An ultra-low-power neural recording amplifier and its use in adaptively-biased multi-amplifier arrays
Massachusetts Institute of Technology. Dept. of Electrical Engineering and Computer Science.
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The design of a micropower energy-efficient neural recording amplifier is presented. The amplifier appears to be the lowest power and most energy-efficient neural recording amplifier reported to date. I describe low-noise design techniques that help the neural amplifier achieve an input-referred noise that is near the theoretical limit of any amplifier using a differential pair as an input stage. The bandwidth of the amplifier can be adjusted for recording either neural spikes or local field potentials (LFP). When configured for recording neural spikes, the amplifier yielded a midband gain of 40.8 dB and -3 dB bandwidth from 45 Hz to 5.32 kHz; the amplifier's input-referred noise was measured to be 3.06 [mu]Vrms, while consuming 7.56 [mu]W of power from a 2.8 V supply corresponding to a Noise Efficiency Factor (NEF) of 2.67 with the theoretical limit being 2.02. When configured for recording LFPs, the amplifier achieved a midband gain of 40.9 dB and a -3 dB bandwidth from 392 mHz to 295 Hz; the input-referred noise was 1.66 [mu]Vrms, while consuming 2.08 AW from a 2.8 V supply corresponding to an NEF of 3.21. The amplifier was fabricated in AMI's 0.5 im CMOS process and occupies 0.16 mm2 of chip area. The designs of two previous amplifiers that have been attempted are also presented. Even though they do not achieve optimal performances, the design insights obtained have led to a successful implementation of the energy-efficient neural amplifier discussed above.(cont.) Finally, the adaptive biasing technique is discussed. The design and the detailed analysis of a feedback calibration loop for adjusting the input-referred noise of the amplifier based on the information extracted from the recording site's background noise is also presented. With such an adaptive biasing scheme, significant power savings in a multi-electrode array may be achieved since each amplifier operates with just enough power such that its input-referred noise is significantly but not overly below the neural noise.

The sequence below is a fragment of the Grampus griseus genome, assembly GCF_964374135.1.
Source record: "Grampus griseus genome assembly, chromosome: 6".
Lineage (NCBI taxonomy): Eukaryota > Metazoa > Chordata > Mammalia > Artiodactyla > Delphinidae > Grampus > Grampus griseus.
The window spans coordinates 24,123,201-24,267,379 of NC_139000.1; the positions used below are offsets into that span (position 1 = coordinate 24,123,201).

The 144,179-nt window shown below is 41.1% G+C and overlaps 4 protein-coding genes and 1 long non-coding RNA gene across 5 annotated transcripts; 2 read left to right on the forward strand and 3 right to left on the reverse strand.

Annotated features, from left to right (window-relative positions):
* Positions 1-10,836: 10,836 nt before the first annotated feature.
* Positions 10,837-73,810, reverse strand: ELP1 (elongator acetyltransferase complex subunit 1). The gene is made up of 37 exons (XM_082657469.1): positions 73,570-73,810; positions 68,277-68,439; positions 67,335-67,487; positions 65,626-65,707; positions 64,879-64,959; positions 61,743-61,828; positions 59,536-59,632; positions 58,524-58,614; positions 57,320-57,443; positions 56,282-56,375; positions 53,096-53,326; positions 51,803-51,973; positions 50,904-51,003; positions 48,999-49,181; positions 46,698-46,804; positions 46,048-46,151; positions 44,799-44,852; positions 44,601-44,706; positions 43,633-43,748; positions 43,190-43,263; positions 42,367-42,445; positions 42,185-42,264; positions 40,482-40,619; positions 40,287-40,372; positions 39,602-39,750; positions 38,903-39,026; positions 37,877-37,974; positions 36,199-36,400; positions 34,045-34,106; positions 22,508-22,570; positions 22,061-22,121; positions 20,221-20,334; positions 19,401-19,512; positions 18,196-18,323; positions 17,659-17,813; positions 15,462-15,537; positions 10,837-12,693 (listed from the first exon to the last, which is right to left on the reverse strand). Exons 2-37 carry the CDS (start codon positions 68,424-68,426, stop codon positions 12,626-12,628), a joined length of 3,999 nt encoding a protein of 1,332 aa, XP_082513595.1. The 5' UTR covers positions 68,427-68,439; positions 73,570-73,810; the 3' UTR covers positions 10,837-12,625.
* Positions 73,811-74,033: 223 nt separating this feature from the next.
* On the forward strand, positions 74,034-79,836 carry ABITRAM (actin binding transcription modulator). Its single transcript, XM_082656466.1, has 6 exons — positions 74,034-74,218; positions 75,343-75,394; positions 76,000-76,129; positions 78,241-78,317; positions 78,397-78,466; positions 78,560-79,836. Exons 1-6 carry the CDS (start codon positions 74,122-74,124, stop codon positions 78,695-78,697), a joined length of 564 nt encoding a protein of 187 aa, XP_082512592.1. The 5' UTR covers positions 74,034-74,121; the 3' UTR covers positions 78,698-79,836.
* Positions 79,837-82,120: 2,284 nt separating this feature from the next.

Thesis (S.M.)--Massachusetts Institute of Technology, Dept. of Electrical Engineering and Computer Science, 2007.Includes bibliographical references (p. 99-101).
DepartmentMassachusetts Institute of Technology. Dept. of Electrical Engineering and Computer Science.
Massachusetts Institute of Technology
Electrical Engineering and Computer Science.